Iowa conservative Steve Deace to speak at Minnesota legislative awards event

Deace will be speaking about how Iowa accomplished a dramatic political shift, and how he thinks Minnesota can do the same.

Steve Deace speaking with attendees at the 2022 AmericaFest at the Phoenix Convention Center in Phoenix, Arizona. (Photo by Gage Skidmore/Flickr)

Longtime Iowa radio host Steve Deace will speak at the awards banquet for the Legislative Evaluation Assembly (LEA) of Minnesota. Honoring Minnesota state legislators, the LEA of Minnesota exists to “inform the citizens of Minnesota of both important legislation and the voting performance of each Minnesota state legislator.”

A non-partisan organization, LEA publishes an annual report on some of the most important votes that took place in the Minnesota Legislature. Furthermore, the LEA makes recommendations on how state lawmakers should vote on key bills. The organization supports “constitutionally limited government established to sustain life, liberty, justice, property rights and free enterprise.”

Every year, the LEA publishes a scorecard, or grade, for all 201 members of Minnesota’s legislature. That scorecard is based on whether legislators voted in support of the LEA’s priorities.

On March 7, 2024, the LEA will honor 10 legislators who received scores of 96% or higher. The 10 legislators are Bruce Anderson, Cal Bahr, Steve Drazkowski, Justin Eichorn, Steve Green, Eric Lucero, Jordan Rasmusson, Josh Heintzeman, Harry Niska, and Isaac Schultz.

The awards banquet will start at 6:00 p.m. in the Mermaid Entertainment Center in Mounds View, Minn. The keynote speaker of the event is Iowa radio host Steve Deace.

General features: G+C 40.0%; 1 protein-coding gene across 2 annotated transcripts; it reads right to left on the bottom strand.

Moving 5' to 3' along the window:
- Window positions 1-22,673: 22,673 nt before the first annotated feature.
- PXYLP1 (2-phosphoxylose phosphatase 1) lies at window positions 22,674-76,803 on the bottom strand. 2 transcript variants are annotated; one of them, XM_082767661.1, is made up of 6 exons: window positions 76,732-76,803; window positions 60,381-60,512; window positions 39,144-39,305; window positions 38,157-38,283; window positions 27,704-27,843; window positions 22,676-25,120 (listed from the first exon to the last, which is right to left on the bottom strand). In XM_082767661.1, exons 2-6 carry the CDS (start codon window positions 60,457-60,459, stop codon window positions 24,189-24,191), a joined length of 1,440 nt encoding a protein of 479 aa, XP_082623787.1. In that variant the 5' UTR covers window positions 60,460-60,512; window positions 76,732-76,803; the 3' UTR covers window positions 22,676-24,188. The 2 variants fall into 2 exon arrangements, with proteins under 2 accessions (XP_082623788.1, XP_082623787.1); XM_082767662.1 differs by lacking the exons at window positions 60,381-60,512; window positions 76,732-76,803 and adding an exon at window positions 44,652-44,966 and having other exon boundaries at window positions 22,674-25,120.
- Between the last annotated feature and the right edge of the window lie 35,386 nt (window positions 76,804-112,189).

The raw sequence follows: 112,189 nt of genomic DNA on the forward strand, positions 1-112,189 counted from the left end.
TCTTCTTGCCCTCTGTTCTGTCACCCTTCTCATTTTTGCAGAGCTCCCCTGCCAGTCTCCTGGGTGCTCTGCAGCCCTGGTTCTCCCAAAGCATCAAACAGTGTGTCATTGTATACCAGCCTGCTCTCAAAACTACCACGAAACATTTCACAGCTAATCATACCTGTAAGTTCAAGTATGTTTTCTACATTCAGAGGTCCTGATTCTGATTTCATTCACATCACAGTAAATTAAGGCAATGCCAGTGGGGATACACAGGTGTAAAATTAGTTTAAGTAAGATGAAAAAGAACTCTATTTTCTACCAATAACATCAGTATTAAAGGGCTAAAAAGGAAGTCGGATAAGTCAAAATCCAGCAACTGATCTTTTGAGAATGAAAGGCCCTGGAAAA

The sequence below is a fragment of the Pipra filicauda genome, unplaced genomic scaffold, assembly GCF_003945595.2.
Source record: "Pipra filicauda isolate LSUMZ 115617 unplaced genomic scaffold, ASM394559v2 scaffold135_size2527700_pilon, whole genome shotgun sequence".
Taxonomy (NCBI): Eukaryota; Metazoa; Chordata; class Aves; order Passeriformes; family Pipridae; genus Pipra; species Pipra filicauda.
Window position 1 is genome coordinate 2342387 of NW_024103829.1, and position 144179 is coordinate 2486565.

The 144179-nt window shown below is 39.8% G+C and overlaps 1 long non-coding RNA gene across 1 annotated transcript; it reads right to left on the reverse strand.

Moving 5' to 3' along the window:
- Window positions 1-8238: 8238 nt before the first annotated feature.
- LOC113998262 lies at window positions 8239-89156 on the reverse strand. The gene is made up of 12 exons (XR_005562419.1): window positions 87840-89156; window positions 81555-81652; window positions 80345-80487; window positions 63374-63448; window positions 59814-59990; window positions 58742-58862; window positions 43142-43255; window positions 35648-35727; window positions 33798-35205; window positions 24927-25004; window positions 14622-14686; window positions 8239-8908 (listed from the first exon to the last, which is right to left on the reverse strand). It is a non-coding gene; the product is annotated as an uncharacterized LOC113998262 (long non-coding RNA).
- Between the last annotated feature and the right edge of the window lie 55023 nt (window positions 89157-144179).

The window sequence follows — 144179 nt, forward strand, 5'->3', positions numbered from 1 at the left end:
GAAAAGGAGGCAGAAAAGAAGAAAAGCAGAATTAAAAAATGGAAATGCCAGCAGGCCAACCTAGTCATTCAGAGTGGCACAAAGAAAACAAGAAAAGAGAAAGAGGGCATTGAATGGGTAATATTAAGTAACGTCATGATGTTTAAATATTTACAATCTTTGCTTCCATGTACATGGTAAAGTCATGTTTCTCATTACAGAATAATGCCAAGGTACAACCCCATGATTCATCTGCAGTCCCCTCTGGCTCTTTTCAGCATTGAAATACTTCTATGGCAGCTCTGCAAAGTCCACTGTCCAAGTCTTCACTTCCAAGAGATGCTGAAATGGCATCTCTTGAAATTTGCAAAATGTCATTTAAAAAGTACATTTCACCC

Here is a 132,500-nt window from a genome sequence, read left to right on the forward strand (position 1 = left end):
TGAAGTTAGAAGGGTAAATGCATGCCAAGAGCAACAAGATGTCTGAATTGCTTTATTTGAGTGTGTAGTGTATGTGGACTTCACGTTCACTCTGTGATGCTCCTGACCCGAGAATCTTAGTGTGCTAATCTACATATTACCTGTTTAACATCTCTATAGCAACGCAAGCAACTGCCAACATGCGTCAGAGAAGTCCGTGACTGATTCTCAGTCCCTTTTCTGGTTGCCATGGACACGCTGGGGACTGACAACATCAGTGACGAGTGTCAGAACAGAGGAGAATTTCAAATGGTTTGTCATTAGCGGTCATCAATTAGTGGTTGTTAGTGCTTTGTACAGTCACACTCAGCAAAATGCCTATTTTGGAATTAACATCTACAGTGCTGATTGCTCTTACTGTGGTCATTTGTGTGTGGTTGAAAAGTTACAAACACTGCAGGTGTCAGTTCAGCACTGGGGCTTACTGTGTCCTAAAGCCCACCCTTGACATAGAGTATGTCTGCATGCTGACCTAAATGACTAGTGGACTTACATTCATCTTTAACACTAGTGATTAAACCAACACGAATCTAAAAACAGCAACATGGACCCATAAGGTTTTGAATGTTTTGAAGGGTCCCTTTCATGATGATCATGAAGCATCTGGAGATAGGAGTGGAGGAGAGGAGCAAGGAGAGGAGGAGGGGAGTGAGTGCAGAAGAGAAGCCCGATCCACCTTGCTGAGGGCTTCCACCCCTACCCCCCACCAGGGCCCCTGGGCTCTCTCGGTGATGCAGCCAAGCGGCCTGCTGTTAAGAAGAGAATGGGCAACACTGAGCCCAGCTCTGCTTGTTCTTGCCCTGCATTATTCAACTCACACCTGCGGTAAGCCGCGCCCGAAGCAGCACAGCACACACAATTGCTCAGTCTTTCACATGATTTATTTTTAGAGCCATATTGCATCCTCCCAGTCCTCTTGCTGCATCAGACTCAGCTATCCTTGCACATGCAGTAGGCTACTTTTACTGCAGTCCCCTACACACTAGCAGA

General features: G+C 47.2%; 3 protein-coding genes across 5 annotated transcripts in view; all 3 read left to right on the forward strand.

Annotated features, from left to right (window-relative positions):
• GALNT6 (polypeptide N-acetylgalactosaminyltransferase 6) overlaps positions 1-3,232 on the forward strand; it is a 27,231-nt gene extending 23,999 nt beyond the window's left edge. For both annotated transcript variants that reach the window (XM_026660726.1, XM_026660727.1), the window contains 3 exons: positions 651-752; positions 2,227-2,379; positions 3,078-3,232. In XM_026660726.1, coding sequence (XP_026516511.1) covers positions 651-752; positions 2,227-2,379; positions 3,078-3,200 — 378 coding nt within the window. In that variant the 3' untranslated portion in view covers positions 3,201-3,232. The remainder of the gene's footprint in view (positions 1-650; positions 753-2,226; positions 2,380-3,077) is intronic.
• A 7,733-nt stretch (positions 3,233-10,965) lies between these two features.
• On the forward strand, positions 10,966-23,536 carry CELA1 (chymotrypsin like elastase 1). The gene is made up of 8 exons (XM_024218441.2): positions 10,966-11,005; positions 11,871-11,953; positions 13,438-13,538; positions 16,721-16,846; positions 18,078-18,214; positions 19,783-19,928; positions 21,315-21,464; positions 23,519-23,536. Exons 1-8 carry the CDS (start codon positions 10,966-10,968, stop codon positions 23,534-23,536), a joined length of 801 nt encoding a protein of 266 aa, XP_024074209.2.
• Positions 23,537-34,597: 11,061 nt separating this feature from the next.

A member of Glenn Beck’s BlazeTV, Steve Deace has covered politics throughout his career on various media platforms.

John Augustine, an LEA board member and former president of the organization, said Deace’s show “is unlike anything we have in Minnesota. Our audience has much we can learn from his political experiences and his analysis of changes happening in conservative media.”

Additionally, Deace has been a participant and up-close observer of the dramatic political shift that has occurred in Iowa in recent years.

From 2007 to 2011, Democrats in Iowa had control of nearly every part of state government, including the governorship, the state senate, and the state house of representatives. Iowa voted for Barack Obama in both 2008 and 2012.

Today, Republicans in Iowa have control of every state office except one, state auditor. Furthermore, Republicans have a majority in the Iowa Senate and Iowa House of Representatives. The Hawkeye State voted for Donald Trump in both 2016 and 2020.

Speaking about the progress Iowa has made in advancing right-wing priorities, Augustine said the state “has passed constitutional-carry, election-integrity, and fetal heartbeat protection legislation. Iowa also pushed back early in 2021 against COVID restrictions, banning COVID vaccine passports and mandatory masking for schools and local governments. They have also done well in replacing the activist liberals that were on their Supreme Court.”

Deace will be speaking about how Iowa accomplished this dramatic political shift, and how he thinks Minnesota can do the same.

“There is a way to follow the blueprint of how we were able to turn Iowa red and in a state that has been pretty purple. Similar demographics are in Minnesota,” Deace said, acknowledging that Minnesota’s urban areas are much larger than places lake Des Moines.

But “some of the fundamentals are the same and can be emulated, so we’re going to talk about that,” he said. “It is very difficult for people in the Midwest — there is the Iowa nice, the Minnesota nice thing. The level of aggression it will take is not natural for people in the Midwest.”

Highlighting this point, Deace said he was once denied a drive-time radio position in New York City because he was “too nice,” but back in Iowa “I am Darth Vader,” he said.

“If you keep doing the same things you’ve done before, you’re going to keep losing,” he commented.

Minnesotans can register for the event here.


Luke Sprinkel

Luke Sprinkel previously worked as a Legislative Assistant at the Minnesota House of Representatives. He grew up as a Missionary Kid (MK) living in England, Thailand, Tanzania, and the Middle East. Luke graduated from Regent University in 2018.